The second conditional in English is the way people usually express a wish or something they would like and imagine it indicating what they “would” do in case of its realization. For example:
I wish I had a dog / I would like to have a dog
If I had a dog, I would go for a walk every day
So as you can see the construction is IF + Simple past to speak about the wish, then in the second part of the sentence WOULD + Infinitive (without “to” as with any modals) to explain what would theoretically happen.
It’s also possible to invert the position of the sentences, for instance:
I would travel around the world, if I won the lottery!
I found an interesting article in which you can find a second conditional, here’s an extract :
Two islands in the Bering Straits, one Russian, one American, are barely two miles apart. Only a few military observation posts remain on the Russian island, but a community of Eskimos lives on the US island. After the Cold War they hoped to resume regular contact with Russian relatives – but now the chances seem to be fading again.
The people of this Bering Strait region still see themselves as one people and the border as an irritant. It was first drawn up in 1867 when America bought Alaska from a cash-strapped Tsarist Russia. But no-one took much notice then. Families lived on both islands and criss-crossed back and forth until 1948 when the border was suddenly closed. The Soviet military moved on to Big Diomede and the civilians were forcibly resettled on the Siberian mainland.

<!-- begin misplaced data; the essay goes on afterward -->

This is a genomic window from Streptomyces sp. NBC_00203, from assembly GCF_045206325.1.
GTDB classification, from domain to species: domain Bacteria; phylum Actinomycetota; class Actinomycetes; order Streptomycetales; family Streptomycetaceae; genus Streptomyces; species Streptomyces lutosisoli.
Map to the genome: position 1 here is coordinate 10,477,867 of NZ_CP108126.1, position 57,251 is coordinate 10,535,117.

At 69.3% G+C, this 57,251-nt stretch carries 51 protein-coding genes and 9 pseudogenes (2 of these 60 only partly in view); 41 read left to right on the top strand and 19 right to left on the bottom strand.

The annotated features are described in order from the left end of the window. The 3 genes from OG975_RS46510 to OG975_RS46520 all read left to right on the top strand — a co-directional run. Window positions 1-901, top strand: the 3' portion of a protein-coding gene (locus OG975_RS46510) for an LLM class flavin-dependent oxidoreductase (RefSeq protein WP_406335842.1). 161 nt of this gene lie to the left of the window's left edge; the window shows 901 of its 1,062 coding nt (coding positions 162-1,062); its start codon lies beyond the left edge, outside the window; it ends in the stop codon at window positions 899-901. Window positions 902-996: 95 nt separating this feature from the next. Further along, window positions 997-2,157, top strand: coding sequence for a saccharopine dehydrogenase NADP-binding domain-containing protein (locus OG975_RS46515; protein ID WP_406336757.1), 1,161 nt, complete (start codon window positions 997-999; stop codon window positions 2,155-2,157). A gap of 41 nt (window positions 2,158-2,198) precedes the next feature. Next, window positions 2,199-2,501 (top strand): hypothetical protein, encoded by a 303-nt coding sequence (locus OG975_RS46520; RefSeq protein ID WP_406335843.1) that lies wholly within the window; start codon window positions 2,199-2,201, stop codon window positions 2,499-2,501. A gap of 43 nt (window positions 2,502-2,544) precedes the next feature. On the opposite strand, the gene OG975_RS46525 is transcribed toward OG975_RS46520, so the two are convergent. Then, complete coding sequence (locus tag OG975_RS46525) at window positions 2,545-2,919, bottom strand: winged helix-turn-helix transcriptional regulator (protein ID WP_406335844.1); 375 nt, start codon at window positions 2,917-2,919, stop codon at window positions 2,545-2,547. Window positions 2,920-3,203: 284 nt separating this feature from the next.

“If we could get reunification going, it would bring a lot to our peace of minds here,” says Ozenna. “But I don’t think it’s going to happen.”
All of the 80 people who live on this remote island have relations somewhere in Russia. A quarter of a century ago, as the Soviet Union was collapsing, there was a glimmer of hope that they would be able to meet again. Robert Soolook, another Diomede tribal leader, took part in an expedition that travelled through the Siberian east-coast province of Chukotka looking for lost relatives.
“By skis and dog sled we covered 20-25 miles a day and went to 16 villages,” he remembers. “I found relatives on my mother’s side in three villages, and her favourite cousin – Luda – she was in Uelen. It was very special. I was with family again.”
And what’s your wish? What would you do if…..